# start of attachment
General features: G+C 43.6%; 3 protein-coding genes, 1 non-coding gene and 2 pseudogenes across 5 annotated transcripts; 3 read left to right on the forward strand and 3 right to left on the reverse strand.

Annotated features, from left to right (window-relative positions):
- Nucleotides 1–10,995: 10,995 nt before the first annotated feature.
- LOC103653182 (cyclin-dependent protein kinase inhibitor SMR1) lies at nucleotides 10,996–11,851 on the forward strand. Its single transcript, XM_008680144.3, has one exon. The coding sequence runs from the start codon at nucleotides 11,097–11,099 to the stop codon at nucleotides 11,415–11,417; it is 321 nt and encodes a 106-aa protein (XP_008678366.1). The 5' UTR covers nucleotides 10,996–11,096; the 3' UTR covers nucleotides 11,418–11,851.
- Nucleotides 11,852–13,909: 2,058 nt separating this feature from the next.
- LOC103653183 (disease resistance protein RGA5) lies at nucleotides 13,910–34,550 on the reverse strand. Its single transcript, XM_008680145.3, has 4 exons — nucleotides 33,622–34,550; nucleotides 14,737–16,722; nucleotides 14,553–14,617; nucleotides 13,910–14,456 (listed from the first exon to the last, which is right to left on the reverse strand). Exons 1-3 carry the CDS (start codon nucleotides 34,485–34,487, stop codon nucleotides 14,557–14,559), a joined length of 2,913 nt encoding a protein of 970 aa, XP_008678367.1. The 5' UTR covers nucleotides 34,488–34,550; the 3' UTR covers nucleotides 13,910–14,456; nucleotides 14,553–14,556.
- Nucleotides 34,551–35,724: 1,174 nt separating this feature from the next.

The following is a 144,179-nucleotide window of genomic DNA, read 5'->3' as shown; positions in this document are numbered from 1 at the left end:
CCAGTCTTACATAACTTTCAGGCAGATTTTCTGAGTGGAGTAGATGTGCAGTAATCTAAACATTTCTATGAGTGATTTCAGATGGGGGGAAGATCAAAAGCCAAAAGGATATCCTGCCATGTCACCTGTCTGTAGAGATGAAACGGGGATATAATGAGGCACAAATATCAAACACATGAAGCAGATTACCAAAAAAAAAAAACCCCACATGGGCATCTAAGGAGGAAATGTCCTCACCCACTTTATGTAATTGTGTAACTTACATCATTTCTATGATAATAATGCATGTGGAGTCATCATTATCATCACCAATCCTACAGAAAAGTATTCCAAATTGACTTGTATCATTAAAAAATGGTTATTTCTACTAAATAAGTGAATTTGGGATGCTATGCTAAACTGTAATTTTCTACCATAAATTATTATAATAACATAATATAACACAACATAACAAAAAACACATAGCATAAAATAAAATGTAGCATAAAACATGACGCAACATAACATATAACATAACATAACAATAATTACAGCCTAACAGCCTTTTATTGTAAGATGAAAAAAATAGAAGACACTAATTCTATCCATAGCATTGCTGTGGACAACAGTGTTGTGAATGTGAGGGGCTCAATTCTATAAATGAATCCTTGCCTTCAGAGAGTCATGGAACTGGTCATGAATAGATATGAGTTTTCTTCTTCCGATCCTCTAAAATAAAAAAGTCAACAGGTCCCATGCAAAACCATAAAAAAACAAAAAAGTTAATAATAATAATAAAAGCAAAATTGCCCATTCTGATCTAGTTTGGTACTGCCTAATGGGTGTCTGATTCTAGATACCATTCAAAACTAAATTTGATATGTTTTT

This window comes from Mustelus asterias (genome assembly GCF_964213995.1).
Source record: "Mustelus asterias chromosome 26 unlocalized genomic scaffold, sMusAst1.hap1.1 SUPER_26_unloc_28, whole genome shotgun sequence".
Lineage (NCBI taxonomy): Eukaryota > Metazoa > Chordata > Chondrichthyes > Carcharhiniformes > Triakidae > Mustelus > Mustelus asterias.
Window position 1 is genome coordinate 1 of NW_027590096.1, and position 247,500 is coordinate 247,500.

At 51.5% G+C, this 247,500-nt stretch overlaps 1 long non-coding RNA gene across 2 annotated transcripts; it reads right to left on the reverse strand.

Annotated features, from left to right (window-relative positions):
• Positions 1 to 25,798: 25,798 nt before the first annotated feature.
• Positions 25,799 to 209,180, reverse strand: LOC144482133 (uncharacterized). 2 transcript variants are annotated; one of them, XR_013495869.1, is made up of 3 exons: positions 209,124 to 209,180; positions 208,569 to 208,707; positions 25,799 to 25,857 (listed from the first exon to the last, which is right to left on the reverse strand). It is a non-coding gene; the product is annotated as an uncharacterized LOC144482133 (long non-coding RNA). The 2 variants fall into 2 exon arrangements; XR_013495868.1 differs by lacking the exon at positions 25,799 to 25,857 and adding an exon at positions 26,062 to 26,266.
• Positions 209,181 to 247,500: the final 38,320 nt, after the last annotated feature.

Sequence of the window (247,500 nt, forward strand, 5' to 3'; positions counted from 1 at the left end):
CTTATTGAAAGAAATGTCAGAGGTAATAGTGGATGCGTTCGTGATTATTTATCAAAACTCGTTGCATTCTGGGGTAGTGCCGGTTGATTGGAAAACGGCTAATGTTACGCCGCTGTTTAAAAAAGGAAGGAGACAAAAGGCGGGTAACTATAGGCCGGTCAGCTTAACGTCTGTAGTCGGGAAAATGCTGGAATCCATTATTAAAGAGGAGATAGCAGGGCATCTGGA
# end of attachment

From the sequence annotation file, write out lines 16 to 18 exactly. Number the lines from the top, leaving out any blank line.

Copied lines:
• Positions 1 to 25,798: 25,798 nt before the first annotated feature.
• Positions 25,799 to 209,180, reverse strand: LOC144482133 (uncharacterized). 2 transcript variants are annotated; one of them, XR_013495869.1, is made up of 3 exons: positions 209,124 to 209,180; positions 208,569 to 208,707; positions 25,799 to 25,857 (listed from the first exon to the last, which is right to left on the reverse strand). It is a non-coding gene; the product is annotated as an uncharacterized LOC144482133 (long non-coding RNA). The 2 variants fall into 2 exon arrangements; XR_013495868.1 differs by lacking the exon at positions 25,799 to 25,857 and adding an exon at positions 26,062 to 26,266.
• Positions 209,181 to 247,500: the final 38,320 nt, after the last annotated feature.